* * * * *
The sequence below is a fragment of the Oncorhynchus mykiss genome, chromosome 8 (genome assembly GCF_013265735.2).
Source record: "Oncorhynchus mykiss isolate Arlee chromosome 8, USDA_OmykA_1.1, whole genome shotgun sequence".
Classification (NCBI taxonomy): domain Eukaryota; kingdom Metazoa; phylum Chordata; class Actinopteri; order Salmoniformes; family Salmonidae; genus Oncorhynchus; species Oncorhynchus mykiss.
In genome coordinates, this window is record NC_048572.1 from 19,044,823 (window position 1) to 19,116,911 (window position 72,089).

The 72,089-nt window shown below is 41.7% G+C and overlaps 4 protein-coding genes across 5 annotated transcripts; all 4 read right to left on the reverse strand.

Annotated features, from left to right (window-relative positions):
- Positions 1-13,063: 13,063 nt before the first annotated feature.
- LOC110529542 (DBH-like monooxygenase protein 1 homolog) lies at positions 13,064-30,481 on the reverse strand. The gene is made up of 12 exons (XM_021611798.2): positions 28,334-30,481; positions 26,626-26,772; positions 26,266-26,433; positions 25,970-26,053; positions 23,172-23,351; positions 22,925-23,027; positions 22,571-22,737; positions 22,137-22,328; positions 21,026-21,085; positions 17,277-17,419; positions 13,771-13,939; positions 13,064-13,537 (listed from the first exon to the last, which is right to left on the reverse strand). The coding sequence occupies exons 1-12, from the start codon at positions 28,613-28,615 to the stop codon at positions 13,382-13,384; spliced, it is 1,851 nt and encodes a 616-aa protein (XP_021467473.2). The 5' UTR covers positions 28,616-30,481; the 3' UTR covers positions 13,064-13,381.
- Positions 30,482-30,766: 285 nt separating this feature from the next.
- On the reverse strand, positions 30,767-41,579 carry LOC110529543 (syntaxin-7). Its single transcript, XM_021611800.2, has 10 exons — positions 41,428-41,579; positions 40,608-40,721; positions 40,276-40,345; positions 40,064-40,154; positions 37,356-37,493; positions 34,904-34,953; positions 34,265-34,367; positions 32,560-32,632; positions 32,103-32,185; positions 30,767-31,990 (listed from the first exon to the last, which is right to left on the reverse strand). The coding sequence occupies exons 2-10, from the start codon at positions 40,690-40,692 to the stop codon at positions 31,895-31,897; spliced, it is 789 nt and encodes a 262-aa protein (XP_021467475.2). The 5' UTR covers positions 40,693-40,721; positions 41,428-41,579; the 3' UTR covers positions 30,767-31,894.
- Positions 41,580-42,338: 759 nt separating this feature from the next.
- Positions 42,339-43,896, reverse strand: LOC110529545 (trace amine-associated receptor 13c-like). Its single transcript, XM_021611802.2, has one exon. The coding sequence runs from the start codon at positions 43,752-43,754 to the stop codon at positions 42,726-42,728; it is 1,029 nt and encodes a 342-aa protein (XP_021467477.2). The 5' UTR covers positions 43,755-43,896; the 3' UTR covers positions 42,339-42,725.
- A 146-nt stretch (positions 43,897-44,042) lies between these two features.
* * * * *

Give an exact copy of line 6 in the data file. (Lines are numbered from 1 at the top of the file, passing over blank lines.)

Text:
Annotated features, from left to right (window-relative positions):